You may try to assume responsibility for the death. No one who has experienced the self-destruction of a loved one escapes the regretful thought that he or she should have recognized the signs of impending suicide, should have intervened more overtly, could have done something to prevent it. But shifting responsibility for the act from the person who committed it both diminishes and misrepresents it. It assumes a degree of control over the actions of another that simply does not exist, and adds an irresolvable moral component to the pall of grief.
You may blame others for the death. The need to render the act comprehensible and bearable may lead you to blame others for the loved one’s death – a doctor who should have detected the suicidal impulse, a clergyman with whom the deceased talked some time before the suicide, family members or friends who somehow deserted him or her at a time of need. But, as with self-blame, this defense mechanism should, in time, give way to acceptance of the deceased’s own responsibility for the act.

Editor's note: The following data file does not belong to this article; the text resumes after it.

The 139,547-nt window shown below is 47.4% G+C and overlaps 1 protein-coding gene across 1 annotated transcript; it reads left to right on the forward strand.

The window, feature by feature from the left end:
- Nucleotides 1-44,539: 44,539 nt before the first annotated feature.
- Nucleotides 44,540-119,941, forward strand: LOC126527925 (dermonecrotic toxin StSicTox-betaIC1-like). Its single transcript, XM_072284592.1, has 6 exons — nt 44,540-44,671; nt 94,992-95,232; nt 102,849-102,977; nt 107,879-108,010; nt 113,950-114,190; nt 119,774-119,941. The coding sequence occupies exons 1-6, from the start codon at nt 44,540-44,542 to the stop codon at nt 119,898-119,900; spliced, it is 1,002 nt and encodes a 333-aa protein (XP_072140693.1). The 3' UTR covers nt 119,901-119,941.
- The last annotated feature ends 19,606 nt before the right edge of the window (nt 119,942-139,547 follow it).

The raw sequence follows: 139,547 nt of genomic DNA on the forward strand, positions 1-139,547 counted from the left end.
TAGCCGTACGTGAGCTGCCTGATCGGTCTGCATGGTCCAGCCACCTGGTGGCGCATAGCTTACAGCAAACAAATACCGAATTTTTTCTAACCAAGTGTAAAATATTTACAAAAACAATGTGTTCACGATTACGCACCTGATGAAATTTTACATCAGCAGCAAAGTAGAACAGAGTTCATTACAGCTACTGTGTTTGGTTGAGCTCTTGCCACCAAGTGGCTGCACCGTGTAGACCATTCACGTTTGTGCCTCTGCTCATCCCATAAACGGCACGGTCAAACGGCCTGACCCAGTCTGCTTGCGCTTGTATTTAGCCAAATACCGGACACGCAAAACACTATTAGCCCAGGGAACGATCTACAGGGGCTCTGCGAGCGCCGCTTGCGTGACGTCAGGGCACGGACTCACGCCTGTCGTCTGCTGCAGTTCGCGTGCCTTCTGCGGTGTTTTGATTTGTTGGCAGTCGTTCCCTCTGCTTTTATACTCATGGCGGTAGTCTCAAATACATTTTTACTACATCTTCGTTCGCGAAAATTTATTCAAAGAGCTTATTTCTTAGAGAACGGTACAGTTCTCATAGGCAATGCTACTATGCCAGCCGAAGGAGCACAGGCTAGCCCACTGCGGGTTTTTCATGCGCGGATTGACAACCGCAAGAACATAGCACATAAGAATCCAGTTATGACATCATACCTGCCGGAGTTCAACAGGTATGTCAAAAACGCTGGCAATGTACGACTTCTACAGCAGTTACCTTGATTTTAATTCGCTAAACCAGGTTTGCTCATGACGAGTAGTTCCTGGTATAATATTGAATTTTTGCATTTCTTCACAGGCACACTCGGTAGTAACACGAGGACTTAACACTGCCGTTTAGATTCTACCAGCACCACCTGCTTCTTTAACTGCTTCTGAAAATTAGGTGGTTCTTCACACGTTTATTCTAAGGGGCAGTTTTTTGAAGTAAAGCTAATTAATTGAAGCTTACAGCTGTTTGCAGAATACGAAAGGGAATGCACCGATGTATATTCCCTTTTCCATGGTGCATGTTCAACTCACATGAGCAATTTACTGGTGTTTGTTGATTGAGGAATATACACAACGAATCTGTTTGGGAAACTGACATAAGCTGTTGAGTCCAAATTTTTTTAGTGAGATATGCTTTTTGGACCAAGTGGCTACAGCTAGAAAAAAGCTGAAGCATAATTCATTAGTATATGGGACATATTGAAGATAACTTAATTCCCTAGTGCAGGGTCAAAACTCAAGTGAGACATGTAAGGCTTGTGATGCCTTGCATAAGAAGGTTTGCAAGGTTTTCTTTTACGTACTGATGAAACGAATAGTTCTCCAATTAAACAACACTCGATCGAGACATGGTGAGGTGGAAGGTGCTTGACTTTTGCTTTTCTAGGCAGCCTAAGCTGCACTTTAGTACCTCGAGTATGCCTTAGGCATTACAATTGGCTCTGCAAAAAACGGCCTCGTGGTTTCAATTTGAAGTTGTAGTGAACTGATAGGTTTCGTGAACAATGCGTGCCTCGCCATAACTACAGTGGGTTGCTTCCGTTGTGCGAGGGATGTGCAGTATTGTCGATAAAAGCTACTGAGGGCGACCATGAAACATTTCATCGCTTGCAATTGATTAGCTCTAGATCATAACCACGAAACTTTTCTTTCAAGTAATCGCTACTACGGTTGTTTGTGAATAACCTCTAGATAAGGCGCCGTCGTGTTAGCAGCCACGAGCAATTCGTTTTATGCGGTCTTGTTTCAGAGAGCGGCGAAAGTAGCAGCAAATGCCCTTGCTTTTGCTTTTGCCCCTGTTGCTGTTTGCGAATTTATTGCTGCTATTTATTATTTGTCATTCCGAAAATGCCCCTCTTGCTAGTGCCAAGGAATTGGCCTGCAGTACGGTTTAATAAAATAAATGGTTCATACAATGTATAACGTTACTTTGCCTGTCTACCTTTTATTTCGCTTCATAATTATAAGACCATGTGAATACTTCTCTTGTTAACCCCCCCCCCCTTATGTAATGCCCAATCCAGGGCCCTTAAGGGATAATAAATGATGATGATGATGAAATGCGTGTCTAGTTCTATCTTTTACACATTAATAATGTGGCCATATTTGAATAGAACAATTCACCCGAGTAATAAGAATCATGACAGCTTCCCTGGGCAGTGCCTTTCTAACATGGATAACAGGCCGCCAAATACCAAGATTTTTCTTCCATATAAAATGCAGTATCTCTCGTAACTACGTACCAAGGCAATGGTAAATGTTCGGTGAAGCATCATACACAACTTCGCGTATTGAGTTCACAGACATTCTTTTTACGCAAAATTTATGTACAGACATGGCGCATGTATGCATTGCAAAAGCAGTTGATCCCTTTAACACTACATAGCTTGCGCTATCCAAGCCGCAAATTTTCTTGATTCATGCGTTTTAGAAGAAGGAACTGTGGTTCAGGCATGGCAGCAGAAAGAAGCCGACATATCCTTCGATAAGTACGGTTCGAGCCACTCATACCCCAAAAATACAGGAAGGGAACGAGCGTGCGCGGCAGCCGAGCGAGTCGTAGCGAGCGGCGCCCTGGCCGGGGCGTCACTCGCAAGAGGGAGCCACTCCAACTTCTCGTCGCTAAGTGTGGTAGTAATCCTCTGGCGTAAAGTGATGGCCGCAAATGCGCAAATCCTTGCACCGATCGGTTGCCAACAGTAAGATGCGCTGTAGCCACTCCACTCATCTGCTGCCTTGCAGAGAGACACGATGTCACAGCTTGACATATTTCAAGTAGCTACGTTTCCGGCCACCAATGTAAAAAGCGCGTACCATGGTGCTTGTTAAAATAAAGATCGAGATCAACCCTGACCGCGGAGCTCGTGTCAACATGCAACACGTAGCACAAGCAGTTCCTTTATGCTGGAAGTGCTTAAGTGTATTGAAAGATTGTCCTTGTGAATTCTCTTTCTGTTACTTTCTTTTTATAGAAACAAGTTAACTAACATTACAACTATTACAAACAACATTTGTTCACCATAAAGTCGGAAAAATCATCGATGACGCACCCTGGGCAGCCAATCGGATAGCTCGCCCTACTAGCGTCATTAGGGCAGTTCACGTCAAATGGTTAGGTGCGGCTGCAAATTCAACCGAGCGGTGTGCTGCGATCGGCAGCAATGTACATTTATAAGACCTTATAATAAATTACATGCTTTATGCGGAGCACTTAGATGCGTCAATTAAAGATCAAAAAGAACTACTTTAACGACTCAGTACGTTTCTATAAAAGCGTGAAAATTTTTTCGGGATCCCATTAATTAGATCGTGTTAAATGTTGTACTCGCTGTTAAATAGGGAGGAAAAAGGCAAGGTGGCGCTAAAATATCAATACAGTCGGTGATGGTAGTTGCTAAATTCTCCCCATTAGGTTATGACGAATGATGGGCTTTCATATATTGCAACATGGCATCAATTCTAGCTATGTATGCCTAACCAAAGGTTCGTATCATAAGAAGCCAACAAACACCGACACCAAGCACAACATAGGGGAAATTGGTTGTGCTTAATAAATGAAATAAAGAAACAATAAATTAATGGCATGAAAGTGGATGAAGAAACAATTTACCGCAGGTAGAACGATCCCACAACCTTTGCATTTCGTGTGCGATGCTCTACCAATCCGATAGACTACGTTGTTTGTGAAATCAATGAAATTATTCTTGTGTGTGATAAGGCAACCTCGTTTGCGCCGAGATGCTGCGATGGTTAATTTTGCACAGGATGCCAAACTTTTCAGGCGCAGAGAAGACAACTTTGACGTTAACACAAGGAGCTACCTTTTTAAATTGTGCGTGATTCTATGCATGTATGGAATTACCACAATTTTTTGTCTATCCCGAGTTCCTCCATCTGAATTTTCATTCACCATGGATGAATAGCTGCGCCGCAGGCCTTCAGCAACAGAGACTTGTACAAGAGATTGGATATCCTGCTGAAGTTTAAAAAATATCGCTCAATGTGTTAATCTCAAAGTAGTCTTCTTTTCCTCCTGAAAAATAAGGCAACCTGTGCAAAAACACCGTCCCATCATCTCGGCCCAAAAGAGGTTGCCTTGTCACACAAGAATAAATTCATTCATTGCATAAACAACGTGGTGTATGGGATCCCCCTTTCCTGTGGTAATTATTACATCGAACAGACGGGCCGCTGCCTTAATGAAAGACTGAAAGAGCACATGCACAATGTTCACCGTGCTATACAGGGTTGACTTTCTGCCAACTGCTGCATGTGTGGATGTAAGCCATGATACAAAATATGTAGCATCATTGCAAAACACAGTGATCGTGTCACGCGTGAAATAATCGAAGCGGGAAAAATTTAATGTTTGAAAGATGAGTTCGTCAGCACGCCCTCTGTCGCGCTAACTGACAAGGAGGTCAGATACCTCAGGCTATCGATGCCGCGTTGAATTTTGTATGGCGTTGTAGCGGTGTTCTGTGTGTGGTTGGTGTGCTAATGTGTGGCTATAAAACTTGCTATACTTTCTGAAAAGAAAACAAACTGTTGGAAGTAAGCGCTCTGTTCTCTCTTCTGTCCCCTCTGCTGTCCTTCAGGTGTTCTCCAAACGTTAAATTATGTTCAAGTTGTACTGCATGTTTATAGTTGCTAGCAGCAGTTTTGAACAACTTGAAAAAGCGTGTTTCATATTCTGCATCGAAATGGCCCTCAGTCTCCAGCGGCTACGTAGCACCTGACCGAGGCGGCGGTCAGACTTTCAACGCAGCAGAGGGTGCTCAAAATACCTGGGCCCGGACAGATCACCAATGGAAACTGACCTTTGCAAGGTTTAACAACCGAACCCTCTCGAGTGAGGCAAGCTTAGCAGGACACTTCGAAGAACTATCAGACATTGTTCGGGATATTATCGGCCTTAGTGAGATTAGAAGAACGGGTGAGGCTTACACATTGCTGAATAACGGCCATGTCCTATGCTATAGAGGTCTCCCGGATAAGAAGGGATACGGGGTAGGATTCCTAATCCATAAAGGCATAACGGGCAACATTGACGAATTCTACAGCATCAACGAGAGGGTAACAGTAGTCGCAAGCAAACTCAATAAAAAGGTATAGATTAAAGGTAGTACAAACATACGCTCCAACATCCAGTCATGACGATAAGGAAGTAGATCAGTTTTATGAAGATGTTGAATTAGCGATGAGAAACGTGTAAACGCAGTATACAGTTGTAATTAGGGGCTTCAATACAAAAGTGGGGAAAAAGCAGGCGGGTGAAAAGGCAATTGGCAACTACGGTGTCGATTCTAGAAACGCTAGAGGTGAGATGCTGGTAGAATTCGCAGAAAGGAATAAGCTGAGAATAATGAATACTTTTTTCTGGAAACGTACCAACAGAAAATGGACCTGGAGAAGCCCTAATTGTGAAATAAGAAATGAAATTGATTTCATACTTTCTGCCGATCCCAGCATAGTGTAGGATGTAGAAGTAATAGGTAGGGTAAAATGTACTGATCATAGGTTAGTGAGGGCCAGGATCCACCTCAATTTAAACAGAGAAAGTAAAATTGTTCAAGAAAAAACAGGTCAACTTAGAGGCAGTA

You may withdraw from family and friends. There is still a social stigma regarding suicide. While no one with even a spark of compassion would intentionally mention that taboo, they may, nevertheless, express it by avoiding any reference to how your loved one perished or through inappropriate commiseration, e.g. “I don’t understand how he could do that to you.” The anger and pain caused by such implicit condemnation of the suicide may cause you to withdraw from people whose support you need, as well as those whose “support” is poisoned by ignorance and insensitivity. If there is a small consolation to be found in the pain of suicide survival, it is that you will discover who your real friends are. They are the people who support you emotionally without passing judgment on the suicide, those with whom you feel no need to be defensive in talking openly about what happened, those who will continue to listen to you after others have tired of the subject, those who will be there to welcome each milestone in your progress toward reconciliation, acceptance and healing. They will be, almost certainly, the first people with whom you will share a laugh without guilt.